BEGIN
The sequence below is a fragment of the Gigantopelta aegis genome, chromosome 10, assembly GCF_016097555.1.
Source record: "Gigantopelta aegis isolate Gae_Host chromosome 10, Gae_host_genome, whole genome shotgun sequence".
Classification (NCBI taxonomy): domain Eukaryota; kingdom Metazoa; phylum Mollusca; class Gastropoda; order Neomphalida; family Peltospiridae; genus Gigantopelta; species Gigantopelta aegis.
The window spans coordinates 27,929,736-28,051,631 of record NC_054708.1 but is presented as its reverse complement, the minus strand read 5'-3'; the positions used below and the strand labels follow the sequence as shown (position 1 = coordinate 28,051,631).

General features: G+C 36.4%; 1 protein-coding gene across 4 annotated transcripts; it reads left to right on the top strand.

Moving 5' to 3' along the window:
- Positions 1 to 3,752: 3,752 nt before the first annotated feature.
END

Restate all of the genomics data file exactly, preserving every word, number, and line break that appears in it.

The sequence below is a fragment of the Gigantopelta aegis genome, chromosome 10, assembly GCF_016097555.1.
Source record: "Gigantopelta aegis isolate Gae_Host chromosome 10, Gae_host_genome, whole genome shotgun sequence".
Classification (NCBI taxonomy): domain Eukaryota; kingdom Metazoa; phylum Mollusca; class Gastropoda; order Neomphalida; family Peltospiridae; genus Gigantopelta; species Gigantopelta aegis.
The window spans coordinates 27,929,736-28,051,631 of record NC_054708.1 but is presented as its reverse complement, the minus strand read 5'-3'; the positions used below and the strand labels follow the sequence as shown (position 1 = coordinate 28,051,631).

General features: G+C 36.4%; 1 protein-coding gene across 4 annotated transcripts; it reads left to right on the top strand.

Moving 5' to 3' along the window:
- Positions 1 to 3,752: 3,752 nt before the first annotated feature.